Observations Anaphylactoid reactions were suspected in three dogs following the intravenous administration of the contrast agent gadobenate dimeglumine 0.05 mmol kg−1 (Multihance®).
Case 1: A 14 kg 6-year-old atopic female dog was anaesthetized for brain magnetic resonance imaging (MRI). All monitored parameters remained stable during the procedure. Fifteen minutes following MR completion; facial, peri-orbital and sublingual oedema were noted. Resolution of the oedema was rapid and uneventful following treatment of clinical signs over 2 hours.
Case 2: A 16 kg 10-month-old male dog was anaesthetized for brain and neck MRI. Ten minutes after MR contrast intravenous (IV) injection; heart rate (HR) increased (85–120 beats minute−1), mean arterial blood pressure (MAP) decreased (from 70 to 43 mmHg) and PE′CO2 decreased (from 4.66 to 3.19 kPa). Labial, periorbital and lingual oedema were noted. Clinical signs responded to fluid bolus administration. The dog vomited in recovery but oedema resolved within one hour.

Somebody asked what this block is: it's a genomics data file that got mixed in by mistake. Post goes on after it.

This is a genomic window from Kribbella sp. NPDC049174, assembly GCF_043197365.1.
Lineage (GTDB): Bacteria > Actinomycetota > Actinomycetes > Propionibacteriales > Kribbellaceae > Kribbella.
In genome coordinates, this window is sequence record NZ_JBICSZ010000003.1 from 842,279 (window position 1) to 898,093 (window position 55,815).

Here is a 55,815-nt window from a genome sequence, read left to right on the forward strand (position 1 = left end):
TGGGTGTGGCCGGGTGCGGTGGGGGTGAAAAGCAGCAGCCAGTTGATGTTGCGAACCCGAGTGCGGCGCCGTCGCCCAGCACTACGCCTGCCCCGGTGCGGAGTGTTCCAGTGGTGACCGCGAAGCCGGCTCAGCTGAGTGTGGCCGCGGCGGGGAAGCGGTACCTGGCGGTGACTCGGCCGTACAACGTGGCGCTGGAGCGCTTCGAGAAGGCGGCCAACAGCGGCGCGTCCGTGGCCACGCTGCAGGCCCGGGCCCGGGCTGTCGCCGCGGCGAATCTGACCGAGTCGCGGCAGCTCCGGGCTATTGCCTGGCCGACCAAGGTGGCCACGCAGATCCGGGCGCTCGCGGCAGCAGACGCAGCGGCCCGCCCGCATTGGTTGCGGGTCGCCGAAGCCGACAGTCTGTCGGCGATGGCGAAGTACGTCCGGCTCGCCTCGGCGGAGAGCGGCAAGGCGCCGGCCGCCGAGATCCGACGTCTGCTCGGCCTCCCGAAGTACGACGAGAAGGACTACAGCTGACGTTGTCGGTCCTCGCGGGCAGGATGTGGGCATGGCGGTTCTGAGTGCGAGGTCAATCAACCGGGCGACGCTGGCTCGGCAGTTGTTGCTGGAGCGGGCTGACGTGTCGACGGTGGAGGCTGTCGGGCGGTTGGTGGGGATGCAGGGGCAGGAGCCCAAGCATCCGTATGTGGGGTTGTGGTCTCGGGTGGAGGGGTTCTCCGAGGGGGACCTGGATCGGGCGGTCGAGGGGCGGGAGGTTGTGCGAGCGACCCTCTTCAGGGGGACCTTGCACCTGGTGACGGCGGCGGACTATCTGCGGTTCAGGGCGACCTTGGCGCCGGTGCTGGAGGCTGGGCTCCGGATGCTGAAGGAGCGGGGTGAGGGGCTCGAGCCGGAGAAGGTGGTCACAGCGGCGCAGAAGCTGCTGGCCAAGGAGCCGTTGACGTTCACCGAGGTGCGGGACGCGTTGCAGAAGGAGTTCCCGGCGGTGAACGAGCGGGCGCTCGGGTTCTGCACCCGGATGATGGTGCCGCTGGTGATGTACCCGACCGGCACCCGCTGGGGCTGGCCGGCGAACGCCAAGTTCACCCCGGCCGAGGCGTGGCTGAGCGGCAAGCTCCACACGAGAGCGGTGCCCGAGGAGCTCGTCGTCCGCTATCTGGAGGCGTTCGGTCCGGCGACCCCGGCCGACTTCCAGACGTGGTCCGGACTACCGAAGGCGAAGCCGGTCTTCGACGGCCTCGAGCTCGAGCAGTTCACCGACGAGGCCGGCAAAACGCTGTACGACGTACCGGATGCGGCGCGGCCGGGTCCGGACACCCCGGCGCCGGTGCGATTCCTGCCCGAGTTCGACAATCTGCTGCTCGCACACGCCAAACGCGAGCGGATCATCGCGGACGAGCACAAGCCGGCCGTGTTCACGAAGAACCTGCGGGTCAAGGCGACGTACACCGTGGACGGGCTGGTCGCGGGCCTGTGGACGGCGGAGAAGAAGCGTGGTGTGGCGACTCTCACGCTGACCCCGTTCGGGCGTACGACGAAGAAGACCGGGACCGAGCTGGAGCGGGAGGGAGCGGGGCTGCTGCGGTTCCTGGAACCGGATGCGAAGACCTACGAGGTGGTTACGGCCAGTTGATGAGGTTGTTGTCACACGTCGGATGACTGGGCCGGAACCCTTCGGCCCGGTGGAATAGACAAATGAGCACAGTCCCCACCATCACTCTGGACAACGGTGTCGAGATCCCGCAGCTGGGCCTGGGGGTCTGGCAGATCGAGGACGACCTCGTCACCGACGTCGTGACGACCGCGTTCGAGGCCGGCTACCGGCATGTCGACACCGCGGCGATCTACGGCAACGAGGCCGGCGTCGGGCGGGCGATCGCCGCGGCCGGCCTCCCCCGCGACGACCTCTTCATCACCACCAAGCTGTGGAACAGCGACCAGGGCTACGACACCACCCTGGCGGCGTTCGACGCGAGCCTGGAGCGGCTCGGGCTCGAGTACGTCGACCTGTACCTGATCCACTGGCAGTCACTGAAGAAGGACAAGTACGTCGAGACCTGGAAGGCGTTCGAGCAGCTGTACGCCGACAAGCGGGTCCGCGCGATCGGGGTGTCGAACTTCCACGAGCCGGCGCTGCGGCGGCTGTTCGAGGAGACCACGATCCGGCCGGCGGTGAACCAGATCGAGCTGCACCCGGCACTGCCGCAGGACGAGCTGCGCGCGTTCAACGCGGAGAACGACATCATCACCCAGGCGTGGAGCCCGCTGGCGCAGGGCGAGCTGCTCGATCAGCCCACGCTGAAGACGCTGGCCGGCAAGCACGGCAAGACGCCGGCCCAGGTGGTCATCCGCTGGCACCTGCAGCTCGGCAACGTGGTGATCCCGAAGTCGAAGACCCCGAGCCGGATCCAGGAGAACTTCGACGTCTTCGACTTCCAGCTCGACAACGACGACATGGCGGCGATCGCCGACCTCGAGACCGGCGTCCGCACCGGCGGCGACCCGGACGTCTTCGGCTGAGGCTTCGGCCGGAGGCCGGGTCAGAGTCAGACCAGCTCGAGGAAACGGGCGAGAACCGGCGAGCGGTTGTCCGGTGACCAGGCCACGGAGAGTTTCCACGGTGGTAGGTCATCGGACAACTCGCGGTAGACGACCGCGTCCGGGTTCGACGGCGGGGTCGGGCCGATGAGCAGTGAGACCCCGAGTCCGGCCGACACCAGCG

Case 3: A 34 kg 2-year-old atopic male dog was anaesthetized for head MRI. Within 5 minutes of MR contrast IV injection; the dog suffered severe cardiovascular collapse. MRI procedure was aborted and administration of anaesthetics discontinued. Aggressive IV fluid resuscitation and IV epinephrine administration were necessary to re-establish cardiovascular stability. Some periorbital and labial oedema were noted. The dog vomited once and had soft faeces but made a complete recovery.
Conclusions The administration of contrast medium may result in mild to severe anaphylactoid reactions.